The strategic and energy-rich region beginning in the eastern Mediterranean and stretching 600 miles east into Central Asia straddles three continents, from Libya to Azerbaijan. The region is undergoing changes as large as those that Dickens described between London and revolutionary Paris. Huge energy deposits have been discovered at the same time that political upheavals roil the area. In this cauldron, the United States faces serious challenges and opportunities.

Politics and alliances in the eastern Mediterranean are shifting, and the region’s security framework is splintering. The region is now divided as much within the Muslim world as between it and the non-Muslim states.

A new order is emerging as a result of three major events: the redrawing of the region’s hydrocarbon map, with the discovery of substantial hydrocarbon deposits in the Cypriot and Israeli exclusive economic zones; Turkey’s adoption of a hostile neo-Ottoman ideology to guide it in the 21st century; and the “Arab Spring.” At the mid-point of this political shift, Greece and Cyprus — coordinating with Israel — have remained the principal states in the region that are friendly to the West. When volatility and fear are on the rise, predictability becomes especially prized.

The roles of Greece and Cyprus in the West’s political and security framework offer U.S. policy makers an arc of stability in the eastern Mediterranean, and bring the EU to within 45 minutes of Israel’s borders. Port usage, naval facilities, and strategic airbases that Cyprus and Greece have long extended to the United States permit a U.S. Sixth Fleet — if the U.S. should decide to return that once-powerful naval force to even a fraction of its former strength — to safeguard the region’s sea lines of communication. The region’s increasing volatility has elevated the strategic roles of Greece and Cyprus, and offers an incentive for American statesmen to promote a new order that establishes stronger relations with both countries and bolsters their regional standing.

Yet the eastern Mediterranean is witnessing new political, military, and energy centers of gravity just as the U.S. administration wants to “pivot” to Asia.

While China and India will require U.S. attention for at least the remainder of this century, the United States cannot abandon its influence in the eastern Mediterranean without risking NATO’s southern flank and the alliance itself if Iran becomes a nuclear power (leaving Israel to fend for itself), and without further underlining the appearance of a great power in strategic retreat.

The U.S.’s interest and involvement in the Mediterranean dates to the Jefferson administration. The United States has sought a stable region since the U.S. Navy battled the Barbary pirates in the early 19th century to keep them from preying on American commercial interests from their ports in North Africa. The ascendance of radical Islam as the region’s most dynamic political force, and the deepening connections of the radicals with the “Arab Spring,” is a great threat to U.S. interests — as the recent closure of 19 U.S. embassies from North Africa to the Middle East and as far south as Madagascar demonstrates. Islamist and authoritarian regimes have emerged after the demise of the region’s ancien régime. The regional drift toward authoritarian Islamism is a reminder of the late Harvard professor Samuel Huntington’s warning about a clash of civilizations, and suggests a struggle as long and dangerous as the one that occupied Europe’s attention throughout the centuries-long reign of imperial Ottoman rule.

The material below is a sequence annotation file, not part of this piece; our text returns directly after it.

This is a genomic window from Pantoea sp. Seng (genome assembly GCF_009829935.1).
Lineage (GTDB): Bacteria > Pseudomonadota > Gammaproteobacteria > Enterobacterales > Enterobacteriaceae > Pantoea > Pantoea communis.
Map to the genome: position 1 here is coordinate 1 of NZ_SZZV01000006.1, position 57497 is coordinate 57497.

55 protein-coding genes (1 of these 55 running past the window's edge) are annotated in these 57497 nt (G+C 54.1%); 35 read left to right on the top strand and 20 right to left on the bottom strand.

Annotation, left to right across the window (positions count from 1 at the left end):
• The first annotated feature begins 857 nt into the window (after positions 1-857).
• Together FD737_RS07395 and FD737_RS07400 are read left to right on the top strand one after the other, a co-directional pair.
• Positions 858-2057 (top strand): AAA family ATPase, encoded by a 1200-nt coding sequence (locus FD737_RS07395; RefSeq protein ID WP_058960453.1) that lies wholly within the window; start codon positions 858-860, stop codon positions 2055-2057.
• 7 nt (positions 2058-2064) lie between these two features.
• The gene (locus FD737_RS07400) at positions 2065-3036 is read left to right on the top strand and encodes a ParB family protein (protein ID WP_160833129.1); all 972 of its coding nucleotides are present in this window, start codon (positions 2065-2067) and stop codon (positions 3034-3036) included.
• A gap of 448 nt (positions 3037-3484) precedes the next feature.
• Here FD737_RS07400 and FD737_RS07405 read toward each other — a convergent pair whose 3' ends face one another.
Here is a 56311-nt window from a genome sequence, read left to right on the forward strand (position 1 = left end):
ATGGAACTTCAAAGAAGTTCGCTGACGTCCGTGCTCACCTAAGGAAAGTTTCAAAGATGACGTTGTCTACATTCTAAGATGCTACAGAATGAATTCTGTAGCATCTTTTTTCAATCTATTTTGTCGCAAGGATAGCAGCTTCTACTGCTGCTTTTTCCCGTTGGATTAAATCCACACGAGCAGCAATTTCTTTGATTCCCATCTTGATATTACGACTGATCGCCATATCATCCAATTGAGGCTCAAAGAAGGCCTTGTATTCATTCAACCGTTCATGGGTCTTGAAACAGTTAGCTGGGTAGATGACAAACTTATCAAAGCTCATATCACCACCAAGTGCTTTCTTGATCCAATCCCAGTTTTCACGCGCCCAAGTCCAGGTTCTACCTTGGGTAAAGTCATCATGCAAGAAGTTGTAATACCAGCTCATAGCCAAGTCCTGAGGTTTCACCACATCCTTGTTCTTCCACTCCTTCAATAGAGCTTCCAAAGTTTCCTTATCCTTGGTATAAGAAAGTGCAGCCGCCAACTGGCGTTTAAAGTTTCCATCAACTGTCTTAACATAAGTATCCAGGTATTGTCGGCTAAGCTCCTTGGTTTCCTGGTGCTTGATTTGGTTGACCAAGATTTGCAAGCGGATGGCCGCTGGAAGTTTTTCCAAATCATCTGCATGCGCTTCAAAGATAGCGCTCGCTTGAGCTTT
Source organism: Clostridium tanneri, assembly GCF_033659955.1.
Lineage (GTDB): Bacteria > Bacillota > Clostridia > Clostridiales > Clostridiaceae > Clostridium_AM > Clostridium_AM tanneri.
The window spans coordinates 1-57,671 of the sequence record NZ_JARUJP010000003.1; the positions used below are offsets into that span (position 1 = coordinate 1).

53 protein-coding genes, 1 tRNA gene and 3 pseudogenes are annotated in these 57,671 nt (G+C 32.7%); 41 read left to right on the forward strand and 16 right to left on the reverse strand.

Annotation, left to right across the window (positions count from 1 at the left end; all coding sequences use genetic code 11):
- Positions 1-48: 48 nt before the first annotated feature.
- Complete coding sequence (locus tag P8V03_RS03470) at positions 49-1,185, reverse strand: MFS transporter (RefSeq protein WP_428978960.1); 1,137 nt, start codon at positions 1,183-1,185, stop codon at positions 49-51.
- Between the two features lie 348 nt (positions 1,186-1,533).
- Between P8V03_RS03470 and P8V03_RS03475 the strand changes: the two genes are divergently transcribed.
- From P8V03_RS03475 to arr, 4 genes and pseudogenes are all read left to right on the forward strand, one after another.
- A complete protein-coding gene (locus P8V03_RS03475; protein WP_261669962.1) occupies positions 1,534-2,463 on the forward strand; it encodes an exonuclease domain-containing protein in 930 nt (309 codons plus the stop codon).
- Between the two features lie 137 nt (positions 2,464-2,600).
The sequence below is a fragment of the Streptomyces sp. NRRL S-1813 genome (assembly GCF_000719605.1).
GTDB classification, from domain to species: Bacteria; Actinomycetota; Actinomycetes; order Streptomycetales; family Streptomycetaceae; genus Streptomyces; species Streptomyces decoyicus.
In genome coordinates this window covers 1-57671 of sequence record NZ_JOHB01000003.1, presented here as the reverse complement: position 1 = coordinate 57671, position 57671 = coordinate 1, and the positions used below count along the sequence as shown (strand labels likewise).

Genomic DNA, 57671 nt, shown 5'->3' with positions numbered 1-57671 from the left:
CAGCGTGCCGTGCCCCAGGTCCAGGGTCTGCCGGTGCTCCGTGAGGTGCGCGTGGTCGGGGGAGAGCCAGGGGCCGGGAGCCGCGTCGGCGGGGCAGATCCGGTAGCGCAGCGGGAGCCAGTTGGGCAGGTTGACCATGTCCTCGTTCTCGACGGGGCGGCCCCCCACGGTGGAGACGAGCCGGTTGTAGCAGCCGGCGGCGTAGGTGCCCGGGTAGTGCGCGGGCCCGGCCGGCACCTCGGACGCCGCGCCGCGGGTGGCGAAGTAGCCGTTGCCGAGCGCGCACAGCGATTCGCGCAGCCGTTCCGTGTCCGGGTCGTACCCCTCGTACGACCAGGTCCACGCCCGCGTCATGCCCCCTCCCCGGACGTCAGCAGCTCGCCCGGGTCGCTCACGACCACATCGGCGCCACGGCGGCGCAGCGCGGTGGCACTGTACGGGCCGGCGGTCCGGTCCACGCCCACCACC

The Ottomans’ successor, modern-day Turkey, has abandoned the Kemalist enterprise and is governed by an increasingly repressive, hostile, and Islamist regime. Turkey’s economic growth has encouraged Prime Minister Tayyip Erdogan to hew to his ideology, casting aside modern-day Turkey’s westward-looking and secular character that succeeded the collapse of the Ottoman Empire. In its place, Mr. Erdogan has reoriented Turkey towards the East, emphasizing Sunni Muslim solidarity and hostility towards the U.S.’s non-Muslim allies in the region. Erdogan’s policy looks to reestablish the hegemony that his Ottoman predecessors achieved. There are many examples of this policy, such as the Turkish navy’s recent interference with the efforts of Israel and Cyprus to consolidate efforts to extract hydrocarbons from the sea beds within their exclusive economic zones; Turkish Foreign Minister Ahmet Davutoglu’s March promise to “again tie Sarajevo to Damascus, Benghazi to … Batumi” (on Georgia’s Black Sea coast); and the London-based International Institute for Strategic Studies’ observation that “in March 2012, the Turkish government introduced a five-year strategic plan to make the country’s armaments industry one of the world’s ten largest by 2016.”

A combination of Islamist rule, a neo-Ottoman, ideology and Turkey’s attempt to return as the region’s hegemon opposes the U.S. goal of a democratic and peaceful region. It threatens America’s allies — Greece, Cyprus, Israel, and new EU member Bulgaria, which has complained of Turkey’s control over both supplies and prices of the natural gas it transits to the EU.